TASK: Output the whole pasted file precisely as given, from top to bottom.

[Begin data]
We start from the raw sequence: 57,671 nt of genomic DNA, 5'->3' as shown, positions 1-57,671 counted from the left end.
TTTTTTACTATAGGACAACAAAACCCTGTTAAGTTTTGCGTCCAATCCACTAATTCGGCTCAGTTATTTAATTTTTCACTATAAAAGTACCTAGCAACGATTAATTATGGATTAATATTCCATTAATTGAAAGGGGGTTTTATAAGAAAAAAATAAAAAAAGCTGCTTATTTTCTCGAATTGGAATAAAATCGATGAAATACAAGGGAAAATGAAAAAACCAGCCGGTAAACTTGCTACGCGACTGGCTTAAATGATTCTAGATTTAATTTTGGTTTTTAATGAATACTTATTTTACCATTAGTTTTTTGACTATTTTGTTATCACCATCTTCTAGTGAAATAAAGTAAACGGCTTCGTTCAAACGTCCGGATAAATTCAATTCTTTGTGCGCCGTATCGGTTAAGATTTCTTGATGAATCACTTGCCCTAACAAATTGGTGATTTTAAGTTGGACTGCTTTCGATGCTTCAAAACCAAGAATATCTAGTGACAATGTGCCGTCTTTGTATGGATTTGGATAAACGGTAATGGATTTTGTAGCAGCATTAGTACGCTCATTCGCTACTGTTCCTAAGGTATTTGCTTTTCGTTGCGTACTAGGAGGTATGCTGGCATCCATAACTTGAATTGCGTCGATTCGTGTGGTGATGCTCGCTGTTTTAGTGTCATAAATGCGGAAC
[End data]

We start from the raw sequence: 57,671 nt of genomic DNA, 5'->3' as shown, positions 1-57,671 counted from the left end.
TTTTTTACTATAGGACAACAAAACCCTGTTAAGTTTTGCGTCCAATCCACTAATTCGGCTCAGTTATTTAATTTTTCACTATAAAAGTACCTAGCAACGATTAATTATGGATTAATATTCCATTAATTGAAAGGGGGTTTTATAAGAAAAAAATAAAAAAAGCTGCTTATTTTCTCGAATTGGAATAAAATCGATGAAATACAAGGGAAAATGAAAAAACCAGCCGGTAAACTTGCTACGCGACTGGCTTAAATGATTCTAGATTTAATTTTGGTTTTTAATGAATACTTATTTTACCATTAGTTTTTTGACTATTTTGTTATCACCATCTTCTAGTGAAATAAAGTAAACGGCTTCGTTCAAACGTCCGGATAAATTCAATTCTTTGTGCGCCGTATCGGTTAAGATTTCTTGATGAATCACTTGCCCTAACAAATTGGTGATTTTAAGTTGGACTGCTTTCGATGCTTCAAAACCAAGAATATCTAGTGACAATGTGCCGTCTTTGTATGGATTTGGATAAACGGTAATGGATTTTGTAGCAGCATTAGTACGCTCATTCGCTACTGTTCCTAAGGTATTTGCTTTTCGTTGCGTACTAGGAGGTATGCTGGCATCCATAACTTGAATTGCGTCGATTCGTGTGGTGATGCTCGCTGTTTTAGTGTCATAAATGCGGAAC